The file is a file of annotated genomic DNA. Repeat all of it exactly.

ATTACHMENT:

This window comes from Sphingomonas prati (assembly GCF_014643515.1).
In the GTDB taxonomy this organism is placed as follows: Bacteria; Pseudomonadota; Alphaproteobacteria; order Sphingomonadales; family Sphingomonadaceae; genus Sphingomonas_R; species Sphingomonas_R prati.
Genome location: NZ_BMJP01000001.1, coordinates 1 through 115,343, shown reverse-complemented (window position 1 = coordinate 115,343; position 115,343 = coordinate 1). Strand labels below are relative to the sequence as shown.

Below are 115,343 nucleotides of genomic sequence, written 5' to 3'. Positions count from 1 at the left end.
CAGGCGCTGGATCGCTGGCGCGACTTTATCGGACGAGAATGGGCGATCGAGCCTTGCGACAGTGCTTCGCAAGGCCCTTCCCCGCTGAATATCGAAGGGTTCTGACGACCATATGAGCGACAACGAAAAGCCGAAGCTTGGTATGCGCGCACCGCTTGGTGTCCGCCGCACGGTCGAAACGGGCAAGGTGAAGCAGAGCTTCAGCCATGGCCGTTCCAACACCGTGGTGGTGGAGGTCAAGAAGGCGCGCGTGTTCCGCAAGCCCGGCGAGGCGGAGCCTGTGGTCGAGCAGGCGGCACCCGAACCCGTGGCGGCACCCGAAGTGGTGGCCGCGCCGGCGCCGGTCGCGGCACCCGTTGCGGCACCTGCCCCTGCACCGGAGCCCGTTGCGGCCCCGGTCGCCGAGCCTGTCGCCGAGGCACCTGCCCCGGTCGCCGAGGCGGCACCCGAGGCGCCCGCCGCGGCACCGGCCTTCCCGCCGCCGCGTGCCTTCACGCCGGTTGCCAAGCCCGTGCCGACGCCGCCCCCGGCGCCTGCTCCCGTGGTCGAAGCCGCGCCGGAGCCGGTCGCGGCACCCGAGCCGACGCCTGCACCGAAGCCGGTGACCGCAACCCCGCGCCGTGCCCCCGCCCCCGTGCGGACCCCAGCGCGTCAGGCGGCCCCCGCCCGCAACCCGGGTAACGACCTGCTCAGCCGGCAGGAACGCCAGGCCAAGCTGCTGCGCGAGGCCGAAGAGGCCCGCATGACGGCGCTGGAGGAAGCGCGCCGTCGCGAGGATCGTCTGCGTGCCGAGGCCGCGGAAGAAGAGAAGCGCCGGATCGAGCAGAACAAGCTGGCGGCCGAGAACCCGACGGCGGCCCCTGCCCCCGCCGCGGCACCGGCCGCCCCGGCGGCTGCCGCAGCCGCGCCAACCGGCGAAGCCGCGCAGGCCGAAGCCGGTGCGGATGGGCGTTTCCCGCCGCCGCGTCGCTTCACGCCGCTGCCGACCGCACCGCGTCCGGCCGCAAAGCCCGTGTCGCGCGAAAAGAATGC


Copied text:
This window comes from Sphingomonas prati (assembly GCF_014643515.1).
In the GTDB taxonomy this organism is placed as follows: Bacteria; Pseudomonadota; Alphaproteobacteria; order Sphingomonadales; family Sphingomonadaceae; genus Sphingomonas_R; species Sphingomonas_R prati.
Genome location: NZ_BMJP01000001.1, coordinates 1 through 115,343, shown reverse-complemented (window position 1 = coordinate 115,343; position 115,343 = coordinate 1). Strand labels below are relative to the sequence as shown.

Below are 115,343 nucleotides of genomic sequence, written 5' to 3'. Positions count from 1 at the left end.
CAGGCGCTGGATCGCTGGCGCGACTTTATCGGACGAGAATGGGCGATCGAGCCTTGCGACAGTGCTTCGCAAGGCCCTTCCCCGCTGAATATCGAAGGGTTCTGACGACCATATGAGCGACAACGAAAAGCCGAAGCTTGGTATGCGCGCACCGCTTGGTGTCCGCCGCACGGTCGAAACGGGCAAGGTGAAGCAGAGCTTCAGCCATGGCCGTTCCAACACCGTGGTGGTGGAGGTCAAGAAGGCGCGCGTGTTCCGCAAGCCCGGCGAGGCGGAGCCTGTGGTCGAGCAGGCGGCACCCGAACCCGTGGCGGCACCCGAAGTGGTGGCCGCGCCGGCGCCGGTCGCGGCACCCGTTGCGGCACCTGCCCCTGCACCGGAGCCCGTTGCGGCCCCGGTCGCCGAGCCTGTCGCCGAGGCACCTGCCCCGGTCGCCGAGGCGGCACCCGAGGCGCCCGCCGCGGCACCGGCCTTCCCGCCGCCGCGTGCCTTCACGCCGGTTGCCAAGCCCGTGCCGACGCCGCCCCCGGCGCCTGCTCCCGTGGTCGAAGCCGCGCCGGAGCCGGTCGCGGCACCCGAGCCGACGCCTGCACCGAAGCCGGTGACCGCAACCCCGCGCCGTGCCCCCGCCCCCGTGCGGACCCCAGCGCGTCAGGCGGCCCCCGCCCGCAACCCGGGTAACGACCTGCTCAGCCGGCAGGAACGCCAGGCCAAGCTGCTGCGCGAGGCCGAAGAGGCCCGCATGACGGCGCTGGAGGAAGCGCGCCGTCGCGAGGATCGTCTGCGTGCCGAGGCCGCGGAAGAAGAGAAGCGCCGGATCGAGCAGAACAAGCTGGCGGCCGAGAACCCGACGGCGGCCCCTGCCCCCGCCGCGGCACCGGCCGCCCCGGCGGCTGCCGCAGCCGCGCCAACCGGCGAAGCCGCGCAGGCCGAAGCCGGTGCGGATGGGCGTTTCCCGCCGCCGCGTCGCTTCACGCCGCTGCCGACCGCACCGCGTCCGGCCGCAAAGCCCGTGTCGCGCGAAAAGAATGC